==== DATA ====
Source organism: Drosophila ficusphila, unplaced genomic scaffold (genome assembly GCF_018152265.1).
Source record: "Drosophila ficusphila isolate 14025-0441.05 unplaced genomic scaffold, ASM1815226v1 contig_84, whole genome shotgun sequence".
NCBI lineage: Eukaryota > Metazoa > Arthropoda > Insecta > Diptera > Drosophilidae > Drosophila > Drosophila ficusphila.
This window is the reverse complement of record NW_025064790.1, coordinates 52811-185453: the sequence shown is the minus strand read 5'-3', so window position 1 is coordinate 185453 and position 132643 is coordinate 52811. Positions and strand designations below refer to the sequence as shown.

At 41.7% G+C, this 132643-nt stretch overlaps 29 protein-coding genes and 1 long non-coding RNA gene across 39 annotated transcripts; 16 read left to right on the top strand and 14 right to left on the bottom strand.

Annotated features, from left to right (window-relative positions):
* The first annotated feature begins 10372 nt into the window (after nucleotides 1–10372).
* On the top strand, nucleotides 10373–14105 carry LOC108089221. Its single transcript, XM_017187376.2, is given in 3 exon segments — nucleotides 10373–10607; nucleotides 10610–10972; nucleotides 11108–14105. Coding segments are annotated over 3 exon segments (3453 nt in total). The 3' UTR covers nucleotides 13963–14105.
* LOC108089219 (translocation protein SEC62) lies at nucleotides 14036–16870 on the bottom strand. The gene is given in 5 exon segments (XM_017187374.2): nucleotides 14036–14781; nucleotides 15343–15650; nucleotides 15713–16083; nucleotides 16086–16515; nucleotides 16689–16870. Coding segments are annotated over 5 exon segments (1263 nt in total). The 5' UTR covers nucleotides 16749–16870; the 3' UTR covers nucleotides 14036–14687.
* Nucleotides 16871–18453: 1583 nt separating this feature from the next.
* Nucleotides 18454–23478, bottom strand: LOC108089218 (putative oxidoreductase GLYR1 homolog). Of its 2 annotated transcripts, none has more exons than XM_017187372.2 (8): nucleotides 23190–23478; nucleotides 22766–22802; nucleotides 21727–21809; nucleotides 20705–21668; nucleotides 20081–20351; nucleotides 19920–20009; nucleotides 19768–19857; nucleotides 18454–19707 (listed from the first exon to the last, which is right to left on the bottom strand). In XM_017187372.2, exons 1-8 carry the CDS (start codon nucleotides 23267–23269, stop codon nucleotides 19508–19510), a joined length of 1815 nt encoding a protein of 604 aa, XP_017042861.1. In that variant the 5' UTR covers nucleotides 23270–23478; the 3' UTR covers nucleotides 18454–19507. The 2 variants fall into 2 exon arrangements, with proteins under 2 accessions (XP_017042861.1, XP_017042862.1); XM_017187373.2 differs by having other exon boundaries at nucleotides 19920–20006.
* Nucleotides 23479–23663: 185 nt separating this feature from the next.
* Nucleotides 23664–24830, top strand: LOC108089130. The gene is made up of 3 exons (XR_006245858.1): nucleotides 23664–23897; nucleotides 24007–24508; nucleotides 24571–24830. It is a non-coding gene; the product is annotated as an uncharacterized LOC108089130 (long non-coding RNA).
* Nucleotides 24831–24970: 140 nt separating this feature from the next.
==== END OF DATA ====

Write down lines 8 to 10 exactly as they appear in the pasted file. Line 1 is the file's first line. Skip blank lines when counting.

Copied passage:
* On the top strand, nucleotides 10373–14105 carry LOC108089221. Its single transcript, XM_017187376.2, is given in 3 exon segments — nucleotides 10373–10607; nucleotides 10610–10972; nucleotides 11108–14105. Coding segments are annotated over 3 exon segments (3453 nt in total). The 3' UTR covers nucleotides 13963–14105.
* LOC108089219 (translocation protein SEC62) lies at nucleotides 14036–16870 on the bottom strand. The gene is given in 5 exon segments (XM_017187374.2): nucleotides 14036–14781; nucleotides 15343–15650; nucleotides 15713–16083; nucleotides 16086–16515; nucleotides 16689–16870. Coding segments are annotated over 5 exon segments (1263 nt in total). The 5' UTR covers nucleotides 16749–16870; the 3' UTR covers nucleotides 14036–14687.
* Nucleotides 16871–18453: 1583 nt separating this feature from the next.